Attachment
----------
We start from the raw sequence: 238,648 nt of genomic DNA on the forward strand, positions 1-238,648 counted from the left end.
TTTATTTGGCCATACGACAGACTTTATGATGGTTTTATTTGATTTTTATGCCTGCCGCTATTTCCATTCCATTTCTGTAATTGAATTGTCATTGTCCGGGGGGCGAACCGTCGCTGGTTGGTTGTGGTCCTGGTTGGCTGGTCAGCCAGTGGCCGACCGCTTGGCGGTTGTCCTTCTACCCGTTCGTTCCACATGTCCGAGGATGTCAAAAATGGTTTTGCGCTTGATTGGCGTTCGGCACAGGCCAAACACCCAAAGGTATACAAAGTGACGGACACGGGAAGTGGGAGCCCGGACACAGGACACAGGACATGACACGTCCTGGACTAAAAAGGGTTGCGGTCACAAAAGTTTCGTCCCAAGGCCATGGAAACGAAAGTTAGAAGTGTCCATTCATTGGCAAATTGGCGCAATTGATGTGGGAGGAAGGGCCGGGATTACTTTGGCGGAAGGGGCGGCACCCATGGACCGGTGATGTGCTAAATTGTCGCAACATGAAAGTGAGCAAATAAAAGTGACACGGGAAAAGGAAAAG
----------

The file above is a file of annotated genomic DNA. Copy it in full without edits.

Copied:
We start from the raw sequence: 238,648 nt of genomic DNA on the forward strand, positions 1-238,648 counted from the left end.
TTTATTTGGCCATACGACAGACTTTATGATGGTTTTATTTGATTTTTATGCCTGCCGCTATTTCCATTCCATTTCTGTAATTGAATTGTCATTGTCCGGGGGGCGAACCGTCGCTGGTTGGTTGTGGTCCTGGTTGGCTGGTCAGCCAGTGGCCGACCGCTTGGCGGTTGTCCTTCTACCCGTTCGTTCCACATGTCCGAGGATGTCAAAAATGGTTTTGCGCTTGATTGGCGTTCGGCACAGGCCAAACACCCAAAGGTATACAAAGTGACGGACACGGGAAGTGGGAGCCCGGACACAGGACACAGGACATGACACGTCCTGGACTAAAAAGGGTTGCGGTCACAAAAGTTTCGTCCCAAGGCCATGGAAACGAAAGTTAGAAGTGTCCATTCATTGGCAAATTGGCGCAATTGATGTGGGAGGAAGGGCCGGGATTACTTTGGCGGAAGGGGCGGCACCCATGGACCGGTGATGTGCTAAATTGTCGCAACATGAAAGTGAGCAAATAAAAGTGACACGGGAAAAGGAAAAG